Hours after the latest fatal police shooting in San Francisco, Mayor Ed Lee announced Thursday afternoon that Police Chief Greg Suhr has resigned from his position as The City’s top cop.
The mayor’s call for Suhr’s resignation follows Thursday’s fatal police shooting in which a Bayview Station sergeant shot and killed an unarmed 27-year-old woman who had fled from police in a stolen car, and after months of scrutiny over high-profile police shootings and use of force tactics by police that has prompted the mayor to put into action a series of reforms.
“I have previously expressed confidence in Chief Suhr because I know he agrees with and understands the need for reform,” Lee said. “He has demonstrated his commitment to instilling these reforms into the whole department, from the command staff to the cadets.”
The mayor continued, “But following this morning’s officer-involved shooting and my meeting with Chief Suhr this afternoon, today I have arrived at a different conclusion to the question of how best to move forward.
“The progress we’ve made has been meaningful, but it hasn’t been fast enough. Not for me, not for Greg. That’s why I have asked Chief Suhr for his resignation. And in the best interest of The City he loves so much, he tendered his resignation earlier today.”
Lee had previously defended the chief, despite four supervisors last week calling for Suhr to step down. Wednesday night’s Police Commission meeting in Chinatown was interrupted by protesters calling for a review of Suhr’s performance.
Activists, and for 17 days five hunger strikers known as the “Frisco 5,” have been calling for the mayor to fire Suhr since the Mario Woods killing in Dec. 2, which was caught on video that went viral.
Members of the Board of Supervisors praised Suhr for his leadership while also calling for a new culture and greater emphasis on reforms in the embattled Police Department.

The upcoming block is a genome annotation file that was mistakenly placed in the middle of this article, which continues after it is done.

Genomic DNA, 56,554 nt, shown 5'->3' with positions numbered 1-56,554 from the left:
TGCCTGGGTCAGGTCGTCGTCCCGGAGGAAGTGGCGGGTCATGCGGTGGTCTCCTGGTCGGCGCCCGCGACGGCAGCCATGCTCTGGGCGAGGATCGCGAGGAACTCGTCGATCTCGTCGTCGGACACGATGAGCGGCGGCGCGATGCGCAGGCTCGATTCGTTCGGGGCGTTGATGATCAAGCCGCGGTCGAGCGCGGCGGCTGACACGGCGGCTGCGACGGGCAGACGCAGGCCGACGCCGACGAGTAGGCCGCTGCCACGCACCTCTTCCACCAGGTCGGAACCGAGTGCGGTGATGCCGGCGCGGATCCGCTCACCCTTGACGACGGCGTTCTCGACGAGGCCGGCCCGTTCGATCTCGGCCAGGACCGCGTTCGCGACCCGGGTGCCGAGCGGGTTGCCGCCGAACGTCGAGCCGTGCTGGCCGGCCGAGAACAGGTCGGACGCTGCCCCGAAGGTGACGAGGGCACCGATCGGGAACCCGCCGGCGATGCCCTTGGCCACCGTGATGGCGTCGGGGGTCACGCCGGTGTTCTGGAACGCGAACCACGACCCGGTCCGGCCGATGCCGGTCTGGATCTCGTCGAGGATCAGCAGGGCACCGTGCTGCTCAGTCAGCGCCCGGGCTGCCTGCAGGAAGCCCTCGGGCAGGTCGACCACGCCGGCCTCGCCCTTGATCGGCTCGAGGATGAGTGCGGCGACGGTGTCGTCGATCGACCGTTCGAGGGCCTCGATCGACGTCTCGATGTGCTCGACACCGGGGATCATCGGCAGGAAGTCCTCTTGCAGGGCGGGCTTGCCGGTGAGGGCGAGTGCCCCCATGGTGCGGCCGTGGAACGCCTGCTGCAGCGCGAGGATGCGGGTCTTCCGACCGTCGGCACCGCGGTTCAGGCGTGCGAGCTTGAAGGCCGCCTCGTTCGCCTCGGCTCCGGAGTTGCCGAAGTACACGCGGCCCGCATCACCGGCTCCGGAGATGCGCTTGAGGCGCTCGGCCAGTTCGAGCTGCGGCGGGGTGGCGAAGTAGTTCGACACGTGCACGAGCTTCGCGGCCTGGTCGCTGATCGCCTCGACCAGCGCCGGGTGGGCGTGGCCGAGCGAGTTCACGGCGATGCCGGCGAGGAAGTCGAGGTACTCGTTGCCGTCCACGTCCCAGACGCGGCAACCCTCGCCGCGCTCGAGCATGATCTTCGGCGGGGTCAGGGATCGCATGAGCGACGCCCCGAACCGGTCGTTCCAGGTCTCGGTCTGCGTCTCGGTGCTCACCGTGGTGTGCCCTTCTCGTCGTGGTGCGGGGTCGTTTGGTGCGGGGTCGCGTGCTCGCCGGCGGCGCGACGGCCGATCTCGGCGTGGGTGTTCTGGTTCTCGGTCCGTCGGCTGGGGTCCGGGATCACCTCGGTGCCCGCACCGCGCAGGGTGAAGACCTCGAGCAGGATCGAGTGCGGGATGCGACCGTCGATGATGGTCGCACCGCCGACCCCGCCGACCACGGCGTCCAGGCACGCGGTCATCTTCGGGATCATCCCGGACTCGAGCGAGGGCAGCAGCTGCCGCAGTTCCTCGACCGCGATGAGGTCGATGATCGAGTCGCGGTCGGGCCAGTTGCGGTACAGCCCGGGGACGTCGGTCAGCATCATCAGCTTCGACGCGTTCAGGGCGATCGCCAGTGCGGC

Board of Supervisors President London Breed, who has known Suhr from when she grew up in the Western Addition and Suhr was a narcotics officer working the beat in her neighborhood, said in a statement, “I only hope his resignation today can help heal the wounds our community has suffered, and that all of us can dedicate ourselves to the police reforms Chief Suhr helped begin.”
Among the supervisors who called for Suhr to step down last week was Supervisor John Avalos, who said Thursday the chief’s departure will place a greater emphasis on reforming the Police Department.
“I think it was the right move,” Avalos said of the chief resigning. “Now the real work needs to get done … I am hopeful that things will get better.”
A San Francisco native, Suhr has been a police officer since 1981. He graduated from St. Ignatius Preparatory and the University of San Francisco and has had a varied career, including serving as captain of the Bayview Station prior to his time as chief.
As a deputy chief, Suhr was indicted along with a group of other department brass in 2003 for allegedly covering up a fight involving two officers with a man over a fajita in a scandal that came to be known as “Fajita-gate.” The charges were ultimately dropped.
Suhr was appointed chief by Lee in April 2011 to replace interim Chief Jeff Godown. During his time in the department he had a close relationship with the powerful police union and even had a monthly column “Chief’s Corner” in their journal.
Under Suhr’s leadership, two separate incidents came to light in which San Francisco officers reportedly sent racist text messages. The allegations called into question claims made by some that the department has no issues with race, and came amid numerous police reform efforts, some of which were spurred directly as a result of previous revelations of bigotry in the ranks.
Suhr was The City’s 42nd police chief.
Read more criminal justice news on the Crime Ink page in print. Follow us on Twitter: @sfcrimeink